Frank Lloyd Wright died sixty years ago on April 9, 1959, but today he is still the super star of American architects. Almost as well known throughout the world as he is in the United States, Wright changed the way that homes were built and how people live in them. In a career of over 70 years, Wright created his homes as part of the structure’s natural landscape, introduced open floor plans and built-in furniture, natural building materials, urban planning and transcendent designs. He designed more than a thousand buildings, out of which over 500 were finished, including Fallingwater (has welcomed over 5 million visitors since it was opened to the public in 1964) near Pittsburgh; the Guggenheim Museum in New York City; Taliesin West in Scottsdale, Arizona; the Imperial Hotel in Tokyo (severely damaged in World War II and demolished in 1967); the Johnson Wax Headquarters in Racine, Wisconsin, and most of the campus buildings at Florida Southern College in Lakeland, Florida.
Wright was the quintessential celebrity of his time who loved to shake the rigid rules of society. He reveled in scandal and the shock value gleaned from walking into the local bank in formal dress barefoot, to his modern architecture which flew in the face of Victorian gingerbread and stoked public controversy. He had frequent money problems, often cheated on his three wives including with the spouse of a client, and was arrested in 1926 for violating the Mann Act – charges later dropped. Since his 1959 death, Wright has been celebrated on U.S. postal stamps, an opera, a Paul Simon song, numerous books, articles, and thousands of new homes advertised as “Frank Lloyd Wright inspired.”
The homes that Wright designed during his Prairie Style, Textile Style, Organic Style and Usonian Style periods are such important architectural icons that they have been given names, mostly of the families who commissioned them including the Charles Ennis House in Los Angeles; Meyer May House in Grand Rapids, Michigan; Herman T. Mossburg Residence in South Bend, Indiana and the Avery Coonley estate near Chicago – said to be the most elaborate example of Wright’s Prairie Style. The Coonley Coach House has recently entered the market priced at $1.1 million.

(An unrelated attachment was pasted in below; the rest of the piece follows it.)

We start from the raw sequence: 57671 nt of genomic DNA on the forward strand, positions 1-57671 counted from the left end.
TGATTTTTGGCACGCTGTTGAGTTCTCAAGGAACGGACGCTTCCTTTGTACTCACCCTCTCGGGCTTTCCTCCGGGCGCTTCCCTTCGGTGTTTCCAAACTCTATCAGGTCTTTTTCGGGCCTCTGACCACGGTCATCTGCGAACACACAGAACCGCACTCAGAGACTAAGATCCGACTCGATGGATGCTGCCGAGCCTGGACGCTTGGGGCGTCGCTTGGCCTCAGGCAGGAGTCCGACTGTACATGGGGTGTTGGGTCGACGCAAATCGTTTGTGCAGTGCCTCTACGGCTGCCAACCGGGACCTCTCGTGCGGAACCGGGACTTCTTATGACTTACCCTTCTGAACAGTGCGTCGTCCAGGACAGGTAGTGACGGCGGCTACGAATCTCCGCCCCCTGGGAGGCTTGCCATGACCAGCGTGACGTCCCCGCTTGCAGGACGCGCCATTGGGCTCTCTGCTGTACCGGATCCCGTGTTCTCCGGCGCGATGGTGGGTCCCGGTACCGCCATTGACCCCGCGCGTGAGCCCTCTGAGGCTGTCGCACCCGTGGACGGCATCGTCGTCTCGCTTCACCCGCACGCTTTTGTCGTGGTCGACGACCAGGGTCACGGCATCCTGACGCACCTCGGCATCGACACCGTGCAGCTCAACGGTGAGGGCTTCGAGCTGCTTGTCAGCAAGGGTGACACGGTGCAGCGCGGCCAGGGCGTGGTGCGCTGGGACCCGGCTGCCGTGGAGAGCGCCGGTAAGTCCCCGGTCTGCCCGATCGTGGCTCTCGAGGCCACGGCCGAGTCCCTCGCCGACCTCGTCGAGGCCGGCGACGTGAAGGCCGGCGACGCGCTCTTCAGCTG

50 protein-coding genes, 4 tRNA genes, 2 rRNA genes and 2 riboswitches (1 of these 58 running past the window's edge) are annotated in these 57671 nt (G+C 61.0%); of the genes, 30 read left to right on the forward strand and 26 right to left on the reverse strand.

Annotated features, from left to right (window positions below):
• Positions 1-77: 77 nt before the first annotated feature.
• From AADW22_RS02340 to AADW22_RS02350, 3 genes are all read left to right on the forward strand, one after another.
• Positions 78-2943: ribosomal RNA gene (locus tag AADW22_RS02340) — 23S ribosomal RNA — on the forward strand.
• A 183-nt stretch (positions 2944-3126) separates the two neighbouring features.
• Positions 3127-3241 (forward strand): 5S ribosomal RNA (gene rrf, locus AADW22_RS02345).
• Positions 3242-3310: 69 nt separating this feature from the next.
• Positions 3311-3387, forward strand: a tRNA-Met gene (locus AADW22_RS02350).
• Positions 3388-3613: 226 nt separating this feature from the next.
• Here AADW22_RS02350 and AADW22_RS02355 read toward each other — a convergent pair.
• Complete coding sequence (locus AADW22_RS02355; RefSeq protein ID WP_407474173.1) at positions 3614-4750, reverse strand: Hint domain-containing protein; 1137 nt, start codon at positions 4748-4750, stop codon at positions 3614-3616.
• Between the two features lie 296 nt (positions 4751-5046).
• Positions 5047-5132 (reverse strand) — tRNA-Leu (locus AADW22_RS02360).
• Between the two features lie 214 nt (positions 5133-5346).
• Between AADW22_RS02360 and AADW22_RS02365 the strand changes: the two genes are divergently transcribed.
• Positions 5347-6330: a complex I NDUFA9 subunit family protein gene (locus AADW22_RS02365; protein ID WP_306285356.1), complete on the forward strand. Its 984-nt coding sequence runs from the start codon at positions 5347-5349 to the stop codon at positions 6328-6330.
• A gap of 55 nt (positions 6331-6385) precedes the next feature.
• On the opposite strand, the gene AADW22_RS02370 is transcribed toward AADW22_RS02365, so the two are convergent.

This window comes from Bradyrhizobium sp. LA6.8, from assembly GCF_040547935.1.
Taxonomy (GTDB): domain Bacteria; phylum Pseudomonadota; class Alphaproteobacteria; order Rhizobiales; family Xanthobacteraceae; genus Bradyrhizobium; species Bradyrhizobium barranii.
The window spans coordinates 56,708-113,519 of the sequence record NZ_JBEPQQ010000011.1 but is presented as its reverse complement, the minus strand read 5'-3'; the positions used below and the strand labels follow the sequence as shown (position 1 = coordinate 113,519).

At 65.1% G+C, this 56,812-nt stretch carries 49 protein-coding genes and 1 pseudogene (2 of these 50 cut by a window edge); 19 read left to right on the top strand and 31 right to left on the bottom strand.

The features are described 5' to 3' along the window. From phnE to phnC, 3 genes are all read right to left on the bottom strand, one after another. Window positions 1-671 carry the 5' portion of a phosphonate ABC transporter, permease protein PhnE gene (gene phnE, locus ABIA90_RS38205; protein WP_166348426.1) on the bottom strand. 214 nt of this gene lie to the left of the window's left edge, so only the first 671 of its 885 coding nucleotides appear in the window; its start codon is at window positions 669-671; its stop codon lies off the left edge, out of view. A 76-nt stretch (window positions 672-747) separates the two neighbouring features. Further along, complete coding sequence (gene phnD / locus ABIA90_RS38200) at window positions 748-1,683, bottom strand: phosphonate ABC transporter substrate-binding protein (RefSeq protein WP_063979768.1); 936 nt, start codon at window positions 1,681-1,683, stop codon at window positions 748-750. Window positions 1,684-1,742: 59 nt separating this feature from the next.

Located in Riverside, an upscale bedroom community of Chicago, it is on the grounds of Wright’s Avery Coonley estate (1906) in its own private walled garden. Originally the coach house (1912) built for the estate, it was converted to a family home in the 1950s and was completely renovated by its current owner between 2006 and 2007. Measuring 2,318 square feet, it has three ensuite bedrooms and two baths on a 130-foot by 120-foot lot. The contemporary interior has new radiant floor heating, open plan kitchen and dining area, large family room and Wright’s signature fireplace where he envisioned families gathering to converse and connect at the end of the day. The exterior was also restored to the original, including raised beds, landscaping and the reflecting pool, all enclosed by garden walls, making it very private and a perfect place to entertain.
Also conveying in the sale are some historical artifacts like the circular sofa in the formal living room that was designed by a grandson of the Coonleys, Winthrop Faulkner, a wood sculpture made by former owner Carolyn Howlett and an abstract painting also by Howlett that is now displayed in the dining area. Also conveying in the sale is a pair of garden sculptures of Adam and Eve by Chicago sculpture Egon Weiner. Weiner is well known for his Pillar of Fire sculpture that resides at the Chicago Fire Academy.
As famous now 60 years after his death as he was during his life, Frank Lloyd Wright’s timeless architectural designs are as special today as when they were built. The Coonley Coach House, now for sale at $1.1 million, is a classic example of Wright’s work. The listing agent is Catherine Simon-Vobornik of Baird Warner, Oak Park-River Forest Park Office, Chicago.